In 2022, Zambia and the DRC signed an agreement to manufacture electric batteries in a special, shared economic development zone. It is a comprehensive project, with a supply chain that begins at the mine and ends with the final product ready for sale.
In December 2022, the United States signed an electric vehicle batteries agreement with the DRC and Zambia, and promised generous funding. The Carnegie Endowment for International Peace analyzed the geopolitical significance of this deal in a recent article by Folashadé Soulé, who says the U.S. involvement is driven by its competition with China for access to crucial elements of the energy transition. Soulé stated that if the project is implemented, it would signal a significant change — a new Africa that can effectively navigate superpower competition.
Sobotka is skeptical about the prospects for the trilateral deal. “In order to be competitive, the plant located between Zambia and the DRC would require stable electricity, efficient logistics and reliable delivery times. However, it is worth noting that long-lasting traffic jams of up to 80 kilometers [50 miles] long happen at the border between the two countries.” He contrasted this chaos with “the perfect ecosystem in the city of Ningde in southern China, the world capital of battery production.” It’s a mechanism that would be difficult to replicate anywhere in the world, not just in Africa, says Sobotka.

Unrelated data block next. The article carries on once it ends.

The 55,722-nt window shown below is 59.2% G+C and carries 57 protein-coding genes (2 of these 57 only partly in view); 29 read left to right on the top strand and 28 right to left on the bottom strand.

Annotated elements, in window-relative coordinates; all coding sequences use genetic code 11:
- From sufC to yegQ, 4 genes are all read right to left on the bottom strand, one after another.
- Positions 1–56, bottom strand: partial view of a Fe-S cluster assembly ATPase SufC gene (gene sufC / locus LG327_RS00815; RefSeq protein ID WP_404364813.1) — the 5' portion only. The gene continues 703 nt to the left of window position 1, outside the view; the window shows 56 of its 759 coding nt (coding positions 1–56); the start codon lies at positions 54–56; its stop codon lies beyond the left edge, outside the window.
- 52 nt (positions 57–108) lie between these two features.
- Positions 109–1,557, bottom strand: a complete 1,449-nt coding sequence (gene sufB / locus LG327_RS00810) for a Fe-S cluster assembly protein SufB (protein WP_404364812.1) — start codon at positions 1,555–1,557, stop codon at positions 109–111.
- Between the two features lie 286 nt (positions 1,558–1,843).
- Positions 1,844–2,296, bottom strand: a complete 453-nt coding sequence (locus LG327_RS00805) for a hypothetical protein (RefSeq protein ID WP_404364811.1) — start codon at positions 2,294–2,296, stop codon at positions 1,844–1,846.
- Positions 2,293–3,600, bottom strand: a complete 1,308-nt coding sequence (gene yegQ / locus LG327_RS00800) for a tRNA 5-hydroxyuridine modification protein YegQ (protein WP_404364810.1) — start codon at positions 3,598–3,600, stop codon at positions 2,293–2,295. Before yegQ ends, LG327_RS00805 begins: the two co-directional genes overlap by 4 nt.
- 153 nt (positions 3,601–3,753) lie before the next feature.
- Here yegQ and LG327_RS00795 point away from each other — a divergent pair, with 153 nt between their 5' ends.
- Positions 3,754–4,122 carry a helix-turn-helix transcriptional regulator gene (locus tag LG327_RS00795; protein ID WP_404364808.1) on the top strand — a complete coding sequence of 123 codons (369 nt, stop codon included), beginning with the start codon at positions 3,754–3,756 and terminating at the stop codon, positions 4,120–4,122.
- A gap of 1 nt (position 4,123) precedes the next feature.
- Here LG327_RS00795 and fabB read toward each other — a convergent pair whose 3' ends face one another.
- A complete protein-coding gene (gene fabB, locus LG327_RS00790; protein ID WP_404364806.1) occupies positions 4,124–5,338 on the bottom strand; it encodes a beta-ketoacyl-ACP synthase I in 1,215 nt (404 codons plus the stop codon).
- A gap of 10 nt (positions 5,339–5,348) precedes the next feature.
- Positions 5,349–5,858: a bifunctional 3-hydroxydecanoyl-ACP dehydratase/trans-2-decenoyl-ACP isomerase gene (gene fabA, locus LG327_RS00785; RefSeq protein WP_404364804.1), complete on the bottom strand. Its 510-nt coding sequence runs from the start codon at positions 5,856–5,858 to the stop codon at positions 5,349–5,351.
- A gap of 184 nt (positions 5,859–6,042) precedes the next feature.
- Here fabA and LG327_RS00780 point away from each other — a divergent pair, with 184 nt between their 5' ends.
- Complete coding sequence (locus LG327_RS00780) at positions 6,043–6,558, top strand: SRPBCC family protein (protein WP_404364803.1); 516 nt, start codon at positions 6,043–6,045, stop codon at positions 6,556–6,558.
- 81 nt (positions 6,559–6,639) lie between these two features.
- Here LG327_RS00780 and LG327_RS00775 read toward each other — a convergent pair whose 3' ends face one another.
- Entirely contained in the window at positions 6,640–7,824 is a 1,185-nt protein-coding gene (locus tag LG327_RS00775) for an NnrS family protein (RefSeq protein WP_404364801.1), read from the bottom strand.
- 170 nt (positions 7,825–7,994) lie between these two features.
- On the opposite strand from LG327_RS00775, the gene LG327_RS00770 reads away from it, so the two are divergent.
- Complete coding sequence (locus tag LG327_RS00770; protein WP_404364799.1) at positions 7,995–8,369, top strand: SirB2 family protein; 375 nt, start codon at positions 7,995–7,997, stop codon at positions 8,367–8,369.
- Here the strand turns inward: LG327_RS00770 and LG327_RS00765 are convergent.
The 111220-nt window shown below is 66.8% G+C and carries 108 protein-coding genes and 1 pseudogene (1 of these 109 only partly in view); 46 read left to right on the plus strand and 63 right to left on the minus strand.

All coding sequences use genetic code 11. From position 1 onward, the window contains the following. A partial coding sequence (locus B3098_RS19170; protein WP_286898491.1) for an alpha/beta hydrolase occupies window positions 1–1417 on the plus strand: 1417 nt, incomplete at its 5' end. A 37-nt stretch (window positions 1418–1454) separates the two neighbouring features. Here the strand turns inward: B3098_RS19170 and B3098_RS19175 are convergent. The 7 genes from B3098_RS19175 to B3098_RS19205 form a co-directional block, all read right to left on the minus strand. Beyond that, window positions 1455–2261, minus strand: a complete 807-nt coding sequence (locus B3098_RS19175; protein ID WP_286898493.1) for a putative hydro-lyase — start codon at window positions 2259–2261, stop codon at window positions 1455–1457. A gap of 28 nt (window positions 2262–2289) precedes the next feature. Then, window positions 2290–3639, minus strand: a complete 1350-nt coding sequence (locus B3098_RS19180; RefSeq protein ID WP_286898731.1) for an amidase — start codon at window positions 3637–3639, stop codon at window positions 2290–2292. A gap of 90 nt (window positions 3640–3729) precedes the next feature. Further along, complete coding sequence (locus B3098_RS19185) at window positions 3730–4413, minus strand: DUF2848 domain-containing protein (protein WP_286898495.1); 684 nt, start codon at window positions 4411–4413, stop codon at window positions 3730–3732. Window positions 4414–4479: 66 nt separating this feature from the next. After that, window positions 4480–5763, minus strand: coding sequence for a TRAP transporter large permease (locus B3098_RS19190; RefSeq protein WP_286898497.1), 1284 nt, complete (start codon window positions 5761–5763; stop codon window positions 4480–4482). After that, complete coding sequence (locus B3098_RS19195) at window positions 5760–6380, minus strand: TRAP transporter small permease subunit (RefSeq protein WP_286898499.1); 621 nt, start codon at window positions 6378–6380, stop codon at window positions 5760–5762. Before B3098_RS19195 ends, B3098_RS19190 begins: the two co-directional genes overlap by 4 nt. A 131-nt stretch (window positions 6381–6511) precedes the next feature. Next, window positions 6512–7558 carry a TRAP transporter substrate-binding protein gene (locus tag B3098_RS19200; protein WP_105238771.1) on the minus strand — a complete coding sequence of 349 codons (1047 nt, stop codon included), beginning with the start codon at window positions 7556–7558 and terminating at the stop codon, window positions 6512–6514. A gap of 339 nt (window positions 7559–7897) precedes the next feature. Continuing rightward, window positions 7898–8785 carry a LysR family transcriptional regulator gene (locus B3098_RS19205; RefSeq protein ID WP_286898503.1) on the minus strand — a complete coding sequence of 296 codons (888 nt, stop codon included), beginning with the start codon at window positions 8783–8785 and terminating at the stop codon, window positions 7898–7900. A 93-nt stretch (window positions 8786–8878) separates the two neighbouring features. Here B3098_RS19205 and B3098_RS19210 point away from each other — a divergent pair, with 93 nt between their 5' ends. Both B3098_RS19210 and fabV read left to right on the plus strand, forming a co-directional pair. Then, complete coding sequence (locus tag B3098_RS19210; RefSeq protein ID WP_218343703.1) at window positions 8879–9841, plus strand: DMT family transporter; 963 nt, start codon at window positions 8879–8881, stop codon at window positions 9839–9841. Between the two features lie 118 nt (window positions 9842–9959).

Despite the challenges, Cooper remains enthusiastic. While acknowledging the obstacles Africa will face in its industrialization, he believes there are no other alternatives and emphasized the need to progress gradually and steadily. “Until we break this dependency and start living off what we produce, we won’t truly be free.”